The first two words in the Hebrew text of Deuteronomy, 'elleh haddeḇārîm, comprised the title that the Jews most commonly used for this book. The Hebrew means “these are the words.” The title was sometimes given in a shortened form as simply deḇārîm (“words”). These are the words given to Israel by Yahweh through Moses: “They are not just idle words for you—they are your life” (32:47). And even Jesus chose to live by them: “It is written: ‘Man does not live on bread alone, but on every word that comes from the mouth of God’” (Mt 4:4; Dt 8:3). All of humankind made in the image of God (Ge 1:26-28) and specifically the nation of Israel potentially recreated in his image at Sinai (Ex 20-24), were to obey and heed the words of Yahweh. Thereby they reflected him (cf. Ge 2:15-17; Dt 26:18).
Another title used by the Jews when referring to Deuteronomy was “the book of exhortations” (sep̱er tôḵāhôṯ), which emphasizes the mode of delivery of “these words” rather than the words themselves. The exhortatory nature of this book is central to the spirit of the book and a significant dimension of its meaning. Deuteronomy is a convincing example of a holistic appeal to the emotions and the mind.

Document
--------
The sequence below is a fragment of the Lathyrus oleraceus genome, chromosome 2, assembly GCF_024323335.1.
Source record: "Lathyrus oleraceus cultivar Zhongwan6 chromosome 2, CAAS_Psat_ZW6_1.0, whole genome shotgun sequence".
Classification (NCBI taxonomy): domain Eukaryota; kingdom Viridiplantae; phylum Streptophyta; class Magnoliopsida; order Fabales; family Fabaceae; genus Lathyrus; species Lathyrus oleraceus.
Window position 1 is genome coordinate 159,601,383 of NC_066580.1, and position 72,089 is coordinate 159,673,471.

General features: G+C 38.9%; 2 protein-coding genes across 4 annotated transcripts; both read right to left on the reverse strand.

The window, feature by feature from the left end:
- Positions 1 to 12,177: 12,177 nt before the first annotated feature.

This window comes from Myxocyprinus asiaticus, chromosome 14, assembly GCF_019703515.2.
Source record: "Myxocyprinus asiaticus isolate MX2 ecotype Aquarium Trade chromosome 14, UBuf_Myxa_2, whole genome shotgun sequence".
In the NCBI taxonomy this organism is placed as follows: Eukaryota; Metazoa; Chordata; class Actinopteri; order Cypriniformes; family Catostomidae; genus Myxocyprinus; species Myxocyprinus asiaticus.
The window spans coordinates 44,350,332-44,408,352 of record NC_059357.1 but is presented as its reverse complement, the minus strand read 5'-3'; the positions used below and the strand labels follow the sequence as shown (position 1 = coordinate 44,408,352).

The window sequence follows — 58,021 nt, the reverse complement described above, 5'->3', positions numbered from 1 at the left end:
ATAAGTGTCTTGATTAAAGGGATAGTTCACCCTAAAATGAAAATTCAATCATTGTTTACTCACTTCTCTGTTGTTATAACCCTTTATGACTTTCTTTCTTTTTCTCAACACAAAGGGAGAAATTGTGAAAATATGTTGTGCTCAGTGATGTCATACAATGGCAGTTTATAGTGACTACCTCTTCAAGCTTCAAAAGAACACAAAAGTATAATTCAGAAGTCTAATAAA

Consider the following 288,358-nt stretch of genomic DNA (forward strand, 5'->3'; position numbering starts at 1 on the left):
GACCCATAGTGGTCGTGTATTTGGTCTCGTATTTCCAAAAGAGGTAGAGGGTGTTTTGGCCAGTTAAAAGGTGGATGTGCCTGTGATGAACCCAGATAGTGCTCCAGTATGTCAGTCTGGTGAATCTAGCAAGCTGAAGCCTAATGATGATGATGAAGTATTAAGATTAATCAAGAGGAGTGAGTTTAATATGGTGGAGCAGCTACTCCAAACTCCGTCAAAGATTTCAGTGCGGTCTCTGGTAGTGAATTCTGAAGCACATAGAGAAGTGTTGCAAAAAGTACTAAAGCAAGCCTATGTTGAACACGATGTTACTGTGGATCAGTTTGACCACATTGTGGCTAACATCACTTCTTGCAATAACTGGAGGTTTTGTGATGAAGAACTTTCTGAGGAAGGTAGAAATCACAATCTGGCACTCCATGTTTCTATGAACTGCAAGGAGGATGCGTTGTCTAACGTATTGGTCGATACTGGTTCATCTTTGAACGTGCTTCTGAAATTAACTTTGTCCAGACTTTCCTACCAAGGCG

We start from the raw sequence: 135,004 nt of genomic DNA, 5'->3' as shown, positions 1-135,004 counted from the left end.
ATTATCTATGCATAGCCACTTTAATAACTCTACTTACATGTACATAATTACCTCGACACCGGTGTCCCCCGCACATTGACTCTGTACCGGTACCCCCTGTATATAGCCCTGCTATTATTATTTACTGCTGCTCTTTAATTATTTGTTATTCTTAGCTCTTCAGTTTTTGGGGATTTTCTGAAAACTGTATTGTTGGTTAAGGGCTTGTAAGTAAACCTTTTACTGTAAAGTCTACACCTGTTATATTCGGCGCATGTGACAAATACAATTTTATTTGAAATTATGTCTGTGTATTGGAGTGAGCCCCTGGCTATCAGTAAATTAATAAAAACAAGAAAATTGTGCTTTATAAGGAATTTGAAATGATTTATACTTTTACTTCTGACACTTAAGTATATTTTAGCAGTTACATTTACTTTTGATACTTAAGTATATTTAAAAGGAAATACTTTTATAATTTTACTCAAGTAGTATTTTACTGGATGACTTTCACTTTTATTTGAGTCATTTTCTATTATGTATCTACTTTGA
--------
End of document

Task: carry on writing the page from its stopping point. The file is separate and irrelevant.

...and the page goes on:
The name Deuteronomy is an English rendering of the Latin Vulgate's title Deuteronomium, “second law.” The Vulgate took the title from the Greek translation of the Hebrew phrase meaning “a copy of this law” (Dt 17:18). Rather than a second law, Deuteronomy represents the law of Sinai (Horeb in Deuteronomy). It is an exposition of that covenant in a new literary, theological, and historical setting. The literary nature of the book is difficult to define. The various names that have been used to designate it make this evident. However, the general character and purpose of the book is clear.
An idea of its character can be gained by analyzing the major speech segments delivered by Moses. After a brief introduction (1:1-5) that sets the theological, literary, and historical context, the first exhortatory address of Moses sets forth God's requirements in order for Israel to take the land and to become God's people. Moses' second address (4:44-28:68) declares even more earnestly the theological basis needed for Israel to become God's people. Interestingly, John Wesley (Notes) calls the speech in ch. 4 a “pathetic exhortation to obedience.” This speech includes the basic covenant stipulations (the “Shema,” 6:4-9; the “Ten Words,” 5:6-21) and leads into the specific covenant stipulations in 12-26. The concluding covenant rituals and a review of the covenant theology consummate this address in 27:1-28:68. Moses' third address (29:1-30:20) begins and ends with his charge to Israel to keep the covenant. His closing words (31:1-33:29) depict Israel's future rebellion but also express his final blessings upon the people he loves. An account of the death of Moses and a eulogy conclude the book. Deuteronomy is sometimes called “the last will and testament of Moses” because of these final chapters.